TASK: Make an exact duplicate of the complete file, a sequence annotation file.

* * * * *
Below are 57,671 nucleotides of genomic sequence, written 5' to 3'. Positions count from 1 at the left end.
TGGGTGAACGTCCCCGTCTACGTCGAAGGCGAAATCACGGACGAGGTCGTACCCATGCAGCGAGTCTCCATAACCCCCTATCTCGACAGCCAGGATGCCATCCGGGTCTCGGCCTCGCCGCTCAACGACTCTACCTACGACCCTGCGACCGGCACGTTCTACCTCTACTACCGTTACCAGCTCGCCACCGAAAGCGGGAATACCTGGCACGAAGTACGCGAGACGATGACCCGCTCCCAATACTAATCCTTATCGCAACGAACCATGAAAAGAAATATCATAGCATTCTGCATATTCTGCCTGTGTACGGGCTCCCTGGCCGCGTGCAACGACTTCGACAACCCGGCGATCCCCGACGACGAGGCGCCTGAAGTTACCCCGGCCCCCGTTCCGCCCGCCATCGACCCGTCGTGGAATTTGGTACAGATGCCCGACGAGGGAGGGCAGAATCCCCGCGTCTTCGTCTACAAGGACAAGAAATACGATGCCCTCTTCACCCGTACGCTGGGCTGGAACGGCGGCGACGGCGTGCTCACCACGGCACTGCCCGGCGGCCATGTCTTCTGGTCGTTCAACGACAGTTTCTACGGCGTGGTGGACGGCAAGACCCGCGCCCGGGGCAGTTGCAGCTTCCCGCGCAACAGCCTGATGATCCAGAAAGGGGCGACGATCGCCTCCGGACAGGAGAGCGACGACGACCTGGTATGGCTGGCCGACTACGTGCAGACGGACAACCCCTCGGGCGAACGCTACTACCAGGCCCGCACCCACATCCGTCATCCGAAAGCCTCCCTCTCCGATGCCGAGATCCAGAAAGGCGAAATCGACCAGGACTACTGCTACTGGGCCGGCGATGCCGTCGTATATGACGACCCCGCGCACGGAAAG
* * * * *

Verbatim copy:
Below are 57,671 nucleotides of genomic sequence, written 5' to 3'. Positions count from 1 at the left end.
TGGGTGAACGTCCCCGTCTACGTCGAAGGCGAAATCACGGACGAGGTCGTACCCATGCAGCGAGTCTCCATAACCCCCTATCTCGACAGCCAGGATGCCATCCGGGTCTCGGCCTCGCCGCTCAACGACTCTACCTACGACCCTGCGACCGGCACGTTCTACCTCTACTACCGTTACCAGCTCGCCACCGAAAGCGGGAATACCTGGCACGAAGTACGCGAGACGATGACCCGCTCCCAATACTAATCCTTATCGCAACGAACCATGAAAAGAAATATCATAGCATTCTGCATATTCTGCCTGTGTACGGGCTCCCTGGCCGCGTGCAACGACTTCGACAACCCGGCGATCCCCGACGACGAGGCGCCTGAAGTTACCCCGGCCCCCGTTCCGCCCGCCATCGACCCGTCGTGGAATTTGGTACAGATGCCCGACGAGGGAGGGCAGAATCCCCGCGTCTTCGTCTACAAGGACAAGAAATACGATGCCCTCTTCACCCGTACGCTGGGCTGGAACGGCGGCGACGGCGTGCTCACCACGGCACTGCCCGGCGGCCATGTCTTCTGGTCGTTCAACGACAGTTTCTACGGCGTGGTGGACGGCAAGACCCGCGCCCGGGGCAGTTGCAGCTTCCCGCGCAACAGCCTGATGATCCAGAAAGGGGCGACGATCGCCTCCGGACAGGAGAGCGACGACGACCTGGTATGGCTGGCCGACTACGTGCAGACGGACAACCCCTCGGGCGAACGCTACTACCAGGCCCGCACCCACATCCGTCATCCGAAAGCCTCCCTCTCCGATGCCGAGATCCAGAAAGGCGAAATCGACCAGGACTACTGCTACTGGGCCGGCGATGCCGTCGTATATGACGACCCCGCGCACGGAAAG